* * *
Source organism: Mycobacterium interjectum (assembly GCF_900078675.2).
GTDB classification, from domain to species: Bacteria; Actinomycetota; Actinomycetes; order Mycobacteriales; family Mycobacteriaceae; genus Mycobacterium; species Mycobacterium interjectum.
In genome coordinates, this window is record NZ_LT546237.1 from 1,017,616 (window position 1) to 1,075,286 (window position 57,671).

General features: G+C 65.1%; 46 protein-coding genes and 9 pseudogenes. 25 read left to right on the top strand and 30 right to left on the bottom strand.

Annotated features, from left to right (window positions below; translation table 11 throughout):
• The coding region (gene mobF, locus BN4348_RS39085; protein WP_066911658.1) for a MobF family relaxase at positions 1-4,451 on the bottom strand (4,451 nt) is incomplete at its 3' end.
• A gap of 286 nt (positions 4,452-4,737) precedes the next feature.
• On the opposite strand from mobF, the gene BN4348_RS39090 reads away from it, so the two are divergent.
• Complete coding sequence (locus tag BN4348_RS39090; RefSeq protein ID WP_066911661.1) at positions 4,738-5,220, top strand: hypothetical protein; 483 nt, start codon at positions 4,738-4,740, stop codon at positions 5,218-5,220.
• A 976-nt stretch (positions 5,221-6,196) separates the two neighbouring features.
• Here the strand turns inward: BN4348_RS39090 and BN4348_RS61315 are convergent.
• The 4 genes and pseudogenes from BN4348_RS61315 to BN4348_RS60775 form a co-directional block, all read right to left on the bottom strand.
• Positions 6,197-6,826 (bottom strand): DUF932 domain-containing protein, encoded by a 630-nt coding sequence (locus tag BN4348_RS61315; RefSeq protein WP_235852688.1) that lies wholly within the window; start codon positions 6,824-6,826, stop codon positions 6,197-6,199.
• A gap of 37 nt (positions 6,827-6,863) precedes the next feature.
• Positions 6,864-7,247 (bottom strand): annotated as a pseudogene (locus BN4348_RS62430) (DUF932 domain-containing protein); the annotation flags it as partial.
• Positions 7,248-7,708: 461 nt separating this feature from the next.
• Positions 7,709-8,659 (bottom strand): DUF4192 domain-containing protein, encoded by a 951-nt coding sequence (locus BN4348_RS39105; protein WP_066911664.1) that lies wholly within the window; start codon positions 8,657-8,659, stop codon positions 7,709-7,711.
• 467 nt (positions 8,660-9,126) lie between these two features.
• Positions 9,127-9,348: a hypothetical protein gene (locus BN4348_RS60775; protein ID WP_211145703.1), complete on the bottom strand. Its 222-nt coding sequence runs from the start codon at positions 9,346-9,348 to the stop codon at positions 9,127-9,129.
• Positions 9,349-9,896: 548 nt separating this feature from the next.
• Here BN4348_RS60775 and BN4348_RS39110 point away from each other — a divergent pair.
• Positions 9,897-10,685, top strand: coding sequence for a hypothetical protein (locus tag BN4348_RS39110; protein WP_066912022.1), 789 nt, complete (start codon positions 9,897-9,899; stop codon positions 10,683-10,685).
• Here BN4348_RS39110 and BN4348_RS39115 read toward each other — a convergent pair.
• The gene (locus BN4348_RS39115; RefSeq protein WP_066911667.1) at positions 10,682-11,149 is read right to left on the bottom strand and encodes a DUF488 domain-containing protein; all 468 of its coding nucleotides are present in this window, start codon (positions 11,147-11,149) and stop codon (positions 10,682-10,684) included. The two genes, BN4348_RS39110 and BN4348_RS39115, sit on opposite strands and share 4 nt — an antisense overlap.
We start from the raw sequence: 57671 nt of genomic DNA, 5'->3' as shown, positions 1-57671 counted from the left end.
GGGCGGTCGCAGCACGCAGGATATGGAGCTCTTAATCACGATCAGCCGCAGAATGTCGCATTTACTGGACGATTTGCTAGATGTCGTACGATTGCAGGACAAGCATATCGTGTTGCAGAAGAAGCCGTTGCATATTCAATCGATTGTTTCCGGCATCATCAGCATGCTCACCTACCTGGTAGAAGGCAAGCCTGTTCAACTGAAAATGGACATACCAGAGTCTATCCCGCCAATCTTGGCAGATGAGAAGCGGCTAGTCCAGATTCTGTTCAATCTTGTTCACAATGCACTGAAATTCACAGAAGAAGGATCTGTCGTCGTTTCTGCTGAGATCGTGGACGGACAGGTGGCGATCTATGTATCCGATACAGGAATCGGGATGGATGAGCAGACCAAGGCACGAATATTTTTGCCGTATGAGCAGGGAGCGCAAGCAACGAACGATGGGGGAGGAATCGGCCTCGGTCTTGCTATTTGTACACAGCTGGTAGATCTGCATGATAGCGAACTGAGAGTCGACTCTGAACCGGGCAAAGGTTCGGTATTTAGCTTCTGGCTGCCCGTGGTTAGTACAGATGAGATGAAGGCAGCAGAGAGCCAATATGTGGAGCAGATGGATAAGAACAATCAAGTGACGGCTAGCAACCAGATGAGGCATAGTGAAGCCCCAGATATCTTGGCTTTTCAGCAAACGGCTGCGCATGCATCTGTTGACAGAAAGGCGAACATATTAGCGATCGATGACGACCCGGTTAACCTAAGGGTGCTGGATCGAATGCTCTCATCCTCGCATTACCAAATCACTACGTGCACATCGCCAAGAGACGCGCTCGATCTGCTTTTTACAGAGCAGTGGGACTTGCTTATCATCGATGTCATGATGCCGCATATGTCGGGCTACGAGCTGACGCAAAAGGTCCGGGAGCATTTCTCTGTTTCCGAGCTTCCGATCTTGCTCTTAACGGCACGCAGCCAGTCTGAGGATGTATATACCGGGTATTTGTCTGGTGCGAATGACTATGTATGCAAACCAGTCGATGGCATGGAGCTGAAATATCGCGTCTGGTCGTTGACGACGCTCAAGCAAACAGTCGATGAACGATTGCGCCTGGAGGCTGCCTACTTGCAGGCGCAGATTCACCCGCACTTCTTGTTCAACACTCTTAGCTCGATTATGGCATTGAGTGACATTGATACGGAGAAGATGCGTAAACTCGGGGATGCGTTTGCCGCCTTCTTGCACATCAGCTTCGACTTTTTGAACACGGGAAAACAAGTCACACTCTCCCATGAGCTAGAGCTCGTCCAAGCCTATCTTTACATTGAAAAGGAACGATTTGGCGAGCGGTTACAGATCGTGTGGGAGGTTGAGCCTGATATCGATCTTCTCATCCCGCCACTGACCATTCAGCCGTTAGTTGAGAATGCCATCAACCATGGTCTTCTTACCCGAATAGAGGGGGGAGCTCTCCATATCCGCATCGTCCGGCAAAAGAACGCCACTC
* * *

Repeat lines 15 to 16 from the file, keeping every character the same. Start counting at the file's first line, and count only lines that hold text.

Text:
• Positions 6,864-7,247 (bottom strand): annotated as a pseudogene (locus BN4348_RS62430) (DUF932 domain-containing protein); the annotation flags it as partial.
• Positions 7,248-7,708: 461 nt separating this feature from the next.